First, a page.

A depressed person doesn't have the will or desire to get up and do anything. A person with chronic fatigue typically is desperate to get up and be active, but is physically unable.
What causes chronic fatigue?
This is still not fully understood. Evidence seems to point to a combination of three factors:
1. Genetic predisposition.
2. Some condition that weakens the immune system, such as stress at work or overtraining your body.
3. Some triggering event, such as a virus, a bacterium, a toxin or a death in the family - an event so powerful that it overwhelms the weakened immune system, tipping the whole body off-balance.
If there's no cure, why get a diagnosis?
While the disease can't be cured, symptoms can be controlled. Doctors use therapy or medications to help patients sleep better, manage pain, deal with any depression that arises as a result of the disease, improve their memory and concentration, eat better and gently exercise.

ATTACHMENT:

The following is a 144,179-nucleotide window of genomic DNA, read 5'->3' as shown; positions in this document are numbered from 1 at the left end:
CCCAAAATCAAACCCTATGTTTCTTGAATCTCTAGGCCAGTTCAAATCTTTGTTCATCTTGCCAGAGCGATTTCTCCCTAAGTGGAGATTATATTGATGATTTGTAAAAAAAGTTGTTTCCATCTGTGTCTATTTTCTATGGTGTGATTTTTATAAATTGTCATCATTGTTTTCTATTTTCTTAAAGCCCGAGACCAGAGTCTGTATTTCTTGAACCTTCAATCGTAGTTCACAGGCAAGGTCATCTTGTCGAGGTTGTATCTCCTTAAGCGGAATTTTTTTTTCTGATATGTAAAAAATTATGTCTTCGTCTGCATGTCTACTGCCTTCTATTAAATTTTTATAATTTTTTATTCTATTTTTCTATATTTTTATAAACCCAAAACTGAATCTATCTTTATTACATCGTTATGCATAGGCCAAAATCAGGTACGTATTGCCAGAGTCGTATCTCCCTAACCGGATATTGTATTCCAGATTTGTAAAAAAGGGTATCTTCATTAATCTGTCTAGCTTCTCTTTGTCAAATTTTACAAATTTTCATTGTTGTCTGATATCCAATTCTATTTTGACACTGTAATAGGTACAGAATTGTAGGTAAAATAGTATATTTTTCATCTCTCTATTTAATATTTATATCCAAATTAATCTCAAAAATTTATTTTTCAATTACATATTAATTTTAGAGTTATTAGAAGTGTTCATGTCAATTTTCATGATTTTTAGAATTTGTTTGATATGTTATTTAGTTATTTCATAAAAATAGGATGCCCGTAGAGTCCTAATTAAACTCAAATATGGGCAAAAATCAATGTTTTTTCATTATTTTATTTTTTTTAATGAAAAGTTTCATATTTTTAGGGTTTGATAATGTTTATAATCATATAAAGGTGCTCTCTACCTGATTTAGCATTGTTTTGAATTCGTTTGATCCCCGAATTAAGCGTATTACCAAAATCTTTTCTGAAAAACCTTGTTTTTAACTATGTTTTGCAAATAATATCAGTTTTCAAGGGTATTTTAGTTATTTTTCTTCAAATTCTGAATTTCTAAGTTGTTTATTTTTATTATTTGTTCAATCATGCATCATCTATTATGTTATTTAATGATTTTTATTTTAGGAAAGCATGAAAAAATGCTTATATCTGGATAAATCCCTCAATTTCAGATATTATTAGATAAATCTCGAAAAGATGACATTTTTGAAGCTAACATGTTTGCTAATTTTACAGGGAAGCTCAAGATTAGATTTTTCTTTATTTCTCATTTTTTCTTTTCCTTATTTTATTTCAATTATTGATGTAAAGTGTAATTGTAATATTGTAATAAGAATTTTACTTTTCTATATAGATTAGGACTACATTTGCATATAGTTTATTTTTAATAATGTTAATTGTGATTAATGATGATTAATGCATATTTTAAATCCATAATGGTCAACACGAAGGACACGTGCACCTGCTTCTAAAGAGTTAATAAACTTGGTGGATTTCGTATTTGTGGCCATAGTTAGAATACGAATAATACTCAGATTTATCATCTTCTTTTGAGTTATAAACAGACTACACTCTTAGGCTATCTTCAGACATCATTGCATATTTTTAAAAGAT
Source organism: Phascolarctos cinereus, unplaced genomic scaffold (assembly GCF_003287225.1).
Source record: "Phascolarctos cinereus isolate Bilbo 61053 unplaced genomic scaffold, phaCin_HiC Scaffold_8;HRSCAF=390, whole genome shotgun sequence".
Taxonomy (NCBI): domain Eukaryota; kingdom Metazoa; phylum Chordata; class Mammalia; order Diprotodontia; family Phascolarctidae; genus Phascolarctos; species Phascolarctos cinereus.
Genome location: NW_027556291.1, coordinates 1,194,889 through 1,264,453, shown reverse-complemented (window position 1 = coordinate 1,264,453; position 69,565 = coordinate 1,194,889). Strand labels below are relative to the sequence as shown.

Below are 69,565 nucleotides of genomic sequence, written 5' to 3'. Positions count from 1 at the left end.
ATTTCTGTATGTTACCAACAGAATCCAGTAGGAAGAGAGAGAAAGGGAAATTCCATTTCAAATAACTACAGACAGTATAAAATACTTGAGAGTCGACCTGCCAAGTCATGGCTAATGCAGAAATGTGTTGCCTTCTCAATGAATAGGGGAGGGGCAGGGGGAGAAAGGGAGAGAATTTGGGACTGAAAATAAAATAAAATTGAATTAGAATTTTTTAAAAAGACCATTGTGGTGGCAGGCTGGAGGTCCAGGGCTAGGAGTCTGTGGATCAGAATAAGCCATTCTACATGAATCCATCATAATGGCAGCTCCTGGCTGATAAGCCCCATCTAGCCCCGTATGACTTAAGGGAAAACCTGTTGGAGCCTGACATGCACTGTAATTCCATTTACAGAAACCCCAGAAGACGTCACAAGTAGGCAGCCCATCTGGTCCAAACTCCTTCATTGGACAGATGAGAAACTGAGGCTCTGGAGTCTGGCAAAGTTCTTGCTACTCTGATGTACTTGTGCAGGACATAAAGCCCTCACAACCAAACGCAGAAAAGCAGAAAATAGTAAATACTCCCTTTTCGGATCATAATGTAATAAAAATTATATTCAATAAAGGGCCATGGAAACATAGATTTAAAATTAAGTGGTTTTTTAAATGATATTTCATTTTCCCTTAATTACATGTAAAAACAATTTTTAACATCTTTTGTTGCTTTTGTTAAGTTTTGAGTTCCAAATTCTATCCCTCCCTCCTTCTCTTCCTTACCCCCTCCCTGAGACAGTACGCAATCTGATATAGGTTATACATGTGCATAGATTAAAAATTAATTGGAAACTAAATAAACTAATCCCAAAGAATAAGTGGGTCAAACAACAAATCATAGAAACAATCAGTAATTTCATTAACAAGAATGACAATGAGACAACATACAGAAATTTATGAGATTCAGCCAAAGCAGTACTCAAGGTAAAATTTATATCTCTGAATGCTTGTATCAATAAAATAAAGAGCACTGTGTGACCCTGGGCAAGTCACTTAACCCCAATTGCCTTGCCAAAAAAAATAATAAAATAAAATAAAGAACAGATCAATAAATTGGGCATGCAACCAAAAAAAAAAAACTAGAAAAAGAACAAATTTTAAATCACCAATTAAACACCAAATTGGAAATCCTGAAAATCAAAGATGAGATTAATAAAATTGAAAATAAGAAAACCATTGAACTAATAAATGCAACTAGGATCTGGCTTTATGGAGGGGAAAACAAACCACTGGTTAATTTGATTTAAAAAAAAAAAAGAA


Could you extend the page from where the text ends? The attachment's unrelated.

Also, doctors may try experimental treatments, such as saline infusions to increase blood volume (some chronic fatigue syndrome patients have abnormally low levels of blood) and antiviral drugs (for patients whose illness began suddenly, perhaps triggered by a viral infection).
I'm sleepy all the time. Do I have chronic fatigue syndrome?
Chronic fatigue syndrome is more than just sleepiness. It is fatigue that lasts at least six months and is severe enough to interfere with daily activities. The fatigue is present when you wake up and persists throughout the day. It gets worse with physical exertion and psychological stress.
The fatigue may begin in conjunction with a cold-like symptoms, such as painfully swollen lymph nodes, fever, runny nose and chest congestion.
Other symptoms include trouble sleeping, trouble concentrating, sore throat, headache, joint pain, muscle pain and abdominal pain.
Source: The Chronic Fatigue and Immune Dysfunction Syndrome Association of America and Kim McCleary, The CFIDS Association chief executive officer and president.
If you go
* What: "The Faces of Chronic Fatigue Syndrome" photo exhibit, part of a $6 million public awareness campaign funded by the U.S. Centers for Disease Control and Prevention
* Where: Boston Public Library, 700 Boylston St., Boston
* When: Monday, July 16, through Monday, July 23
* How: Admission is free. For more, call 800-442-3437 or check out www.cfids.org.